Two year ago, Fort Greene-based director Sebastian Silva cast our dog Hudson in his film Nasty Baby. Silva cast Mark Margolis as his real-life landlord and Hudson as a (slimmer, taller versions of) the real-life landlord’s real dog. Nasty Baby played BAM in June, and now is in sufficiently wide release to garner press, including a positive review by A. O. Scott in the New York Times:
….what had looked like a meandering, anecdotal story turns out to be a carefully constructed narrative machine, one that dispenses a brilliantly nasty series of surprises. Mr. Silva’s accomplishment is not just in pulling off a jarring plot twist, but in handling a change of tone that turns the movie — and the audience’s assumptions about it — upside down. If you’ve seen his earlier films, like “The Maid,” “Old Cats” or “Crystal Fairy,” you’re aware that he possesses this skill, and also a keen eye for the cruelty that underlies even the most apparently harmonious social arrangements.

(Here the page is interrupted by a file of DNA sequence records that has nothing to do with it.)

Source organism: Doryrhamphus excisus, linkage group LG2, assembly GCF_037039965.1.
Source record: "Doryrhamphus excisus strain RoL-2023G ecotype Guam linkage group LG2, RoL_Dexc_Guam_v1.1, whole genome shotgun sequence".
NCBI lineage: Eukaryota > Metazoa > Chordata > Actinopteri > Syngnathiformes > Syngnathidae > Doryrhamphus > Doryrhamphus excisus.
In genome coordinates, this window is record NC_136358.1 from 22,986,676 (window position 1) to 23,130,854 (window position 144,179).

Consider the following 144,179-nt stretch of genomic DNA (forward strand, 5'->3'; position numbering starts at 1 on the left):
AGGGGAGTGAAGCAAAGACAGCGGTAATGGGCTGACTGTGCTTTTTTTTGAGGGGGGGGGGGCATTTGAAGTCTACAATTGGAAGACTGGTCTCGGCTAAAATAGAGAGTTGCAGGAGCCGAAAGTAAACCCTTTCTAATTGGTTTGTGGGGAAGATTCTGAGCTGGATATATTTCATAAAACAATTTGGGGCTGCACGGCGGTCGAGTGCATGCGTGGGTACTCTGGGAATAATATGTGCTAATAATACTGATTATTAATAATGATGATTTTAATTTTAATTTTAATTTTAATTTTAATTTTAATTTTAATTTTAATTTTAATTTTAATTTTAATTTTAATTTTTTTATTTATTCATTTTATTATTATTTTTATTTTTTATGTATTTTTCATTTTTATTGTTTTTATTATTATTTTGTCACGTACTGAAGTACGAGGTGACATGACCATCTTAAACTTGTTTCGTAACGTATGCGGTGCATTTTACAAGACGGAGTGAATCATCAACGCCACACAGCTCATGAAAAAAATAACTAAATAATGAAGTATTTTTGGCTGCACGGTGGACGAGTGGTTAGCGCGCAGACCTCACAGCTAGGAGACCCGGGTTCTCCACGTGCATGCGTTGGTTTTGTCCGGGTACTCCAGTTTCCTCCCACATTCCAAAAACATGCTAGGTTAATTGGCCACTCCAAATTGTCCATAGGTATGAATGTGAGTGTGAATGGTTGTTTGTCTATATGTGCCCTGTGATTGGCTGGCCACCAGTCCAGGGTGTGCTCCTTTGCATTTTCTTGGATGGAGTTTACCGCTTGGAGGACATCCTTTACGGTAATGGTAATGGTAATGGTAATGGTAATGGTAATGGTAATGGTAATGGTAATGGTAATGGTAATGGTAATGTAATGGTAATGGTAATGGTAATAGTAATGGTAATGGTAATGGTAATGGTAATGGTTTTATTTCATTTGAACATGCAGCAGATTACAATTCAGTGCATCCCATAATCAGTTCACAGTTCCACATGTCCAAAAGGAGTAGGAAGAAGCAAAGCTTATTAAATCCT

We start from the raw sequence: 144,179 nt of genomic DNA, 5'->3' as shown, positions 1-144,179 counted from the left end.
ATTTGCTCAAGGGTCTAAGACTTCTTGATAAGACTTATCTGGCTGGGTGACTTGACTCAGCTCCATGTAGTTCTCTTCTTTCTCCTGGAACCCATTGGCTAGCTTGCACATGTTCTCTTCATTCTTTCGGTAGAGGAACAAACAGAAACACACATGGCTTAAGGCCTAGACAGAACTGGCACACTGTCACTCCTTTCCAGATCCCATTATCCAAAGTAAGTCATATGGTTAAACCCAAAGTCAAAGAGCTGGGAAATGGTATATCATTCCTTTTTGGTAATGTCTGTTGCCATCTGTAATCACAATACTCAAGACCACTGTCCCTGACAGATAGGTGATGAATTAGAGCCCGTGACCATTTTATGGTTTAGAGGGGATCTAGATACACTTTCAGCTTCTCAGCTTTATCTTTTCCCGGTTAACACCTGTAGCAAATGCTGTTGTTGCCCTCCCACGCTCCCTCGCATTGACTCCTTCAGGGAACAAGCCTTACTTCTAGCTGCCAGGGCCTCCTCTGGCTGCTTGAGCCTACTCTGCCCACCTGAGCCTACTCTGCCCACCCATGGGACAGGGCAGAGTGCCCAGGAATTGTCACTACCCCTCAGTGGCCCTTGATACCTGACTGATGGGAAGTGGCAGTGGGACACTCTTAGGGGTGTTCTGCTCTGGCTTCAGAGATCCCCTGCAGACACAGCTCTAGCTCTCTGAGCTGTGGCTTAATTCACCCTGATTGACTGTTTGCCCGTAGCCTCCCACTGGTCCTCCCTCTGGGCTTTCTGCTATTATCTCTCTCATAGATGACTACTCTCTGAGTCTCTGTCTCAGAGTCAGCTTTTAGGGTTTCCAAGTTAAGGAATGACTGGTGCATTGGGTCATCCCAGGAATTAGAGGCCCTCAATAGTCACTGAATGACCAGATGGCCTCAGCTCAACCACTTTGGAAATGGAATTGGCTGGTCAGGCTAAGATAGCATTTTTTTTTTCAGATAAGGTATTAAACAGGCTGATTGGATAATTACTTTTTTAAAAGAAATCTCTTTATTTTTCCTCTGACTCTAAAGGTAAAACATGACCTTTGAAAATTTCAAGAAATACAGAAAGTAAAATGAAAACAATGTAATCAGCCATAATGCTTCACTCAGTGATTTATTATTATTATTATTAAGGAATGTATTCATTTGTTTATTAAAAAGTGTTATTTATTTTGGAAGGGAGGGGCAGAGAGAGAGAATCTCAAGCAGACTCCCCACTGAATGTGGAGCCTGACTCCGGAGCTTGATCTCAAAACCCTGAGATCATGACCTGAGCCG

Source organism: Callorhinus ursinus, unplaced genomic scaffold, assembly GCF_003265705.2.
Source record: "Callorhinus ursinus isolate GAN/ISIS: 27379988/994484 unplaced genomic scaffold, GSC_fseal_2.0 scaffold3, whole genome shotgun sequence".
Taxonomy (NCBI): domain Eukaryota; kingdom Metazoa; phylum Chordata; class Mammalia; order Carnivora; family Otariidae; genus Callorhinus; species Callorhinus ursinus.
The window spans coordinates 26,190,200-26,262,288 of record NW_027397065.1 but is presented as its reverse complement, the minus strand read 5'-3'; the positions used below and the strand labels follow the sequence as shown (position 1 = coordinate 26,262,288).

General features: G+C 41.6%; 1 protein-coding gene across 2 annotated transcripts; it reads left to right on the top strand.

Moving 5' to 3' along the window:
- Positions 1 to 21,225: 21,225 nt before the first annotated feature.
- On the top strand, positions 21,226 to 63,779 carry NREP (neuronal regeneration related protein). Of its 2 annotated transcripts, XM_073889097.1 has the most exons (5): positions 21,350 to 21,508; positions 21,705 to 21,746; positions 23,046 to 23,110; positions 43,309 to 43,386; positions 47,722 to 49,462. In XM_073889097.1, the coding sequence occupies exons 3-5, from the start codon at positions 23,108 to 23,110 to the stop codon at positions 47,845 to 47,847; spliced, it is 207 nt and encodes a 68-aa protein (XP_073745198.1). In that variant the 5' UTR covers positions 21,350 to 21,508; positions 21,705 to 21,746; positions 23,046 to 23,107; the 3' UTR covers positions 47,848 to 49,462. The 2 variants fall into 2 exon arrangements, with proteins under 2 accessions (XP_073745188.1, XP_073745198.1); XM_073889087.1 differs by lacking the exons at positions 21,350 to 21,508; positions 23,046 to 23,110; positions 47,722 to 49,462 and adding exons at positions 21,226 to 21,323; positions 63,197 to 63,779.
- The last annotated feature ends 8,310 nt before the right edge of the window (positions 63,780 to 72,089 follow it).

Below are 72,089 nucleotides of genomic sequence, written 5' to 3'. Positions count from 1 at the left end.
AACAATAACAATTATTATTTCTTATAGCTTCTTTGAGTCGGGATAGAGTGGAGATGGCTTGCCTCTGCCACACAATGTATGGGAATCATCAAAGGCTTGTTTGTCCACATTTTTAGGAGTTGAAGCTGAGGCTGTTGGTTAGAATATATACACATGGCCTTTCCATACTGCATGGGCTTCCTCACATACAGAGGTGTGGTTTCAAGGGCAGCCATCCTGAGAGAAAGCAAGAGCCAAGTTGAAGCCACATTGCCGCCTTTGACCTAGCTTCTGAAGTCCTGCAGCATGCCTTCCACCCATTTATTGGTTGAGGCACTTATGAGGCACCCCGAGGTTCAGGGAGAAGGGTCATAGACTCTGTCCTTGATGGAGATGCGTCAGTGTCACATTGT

“Nasty Baby” is not really — or not only — a loving farce about non-heteronormative reproduction and multicultural friendship. Without leaving Mo and Freddy’s leafy, brownstone-lined street, Mr. Silva transports us to a much deeper, darker place. The word “gentrification” is not uttered on screen, but the economic and literal violence that lurks within its bland, euphemistic syllables turns out to be the movie’s hidden theme. As misunderstandings spiral from awkward to horrifying, the gentle tickle of comedy is replaced by the barb of satire, and the audience’s smile of recognition is replaced by a grimace of complicity.
The film was both Hudson’s cinematic debut and finale. He died suddenly, a few weeks after the BAM screening. Watching it is one way we can remember him. RIP buddy; we miss you every day.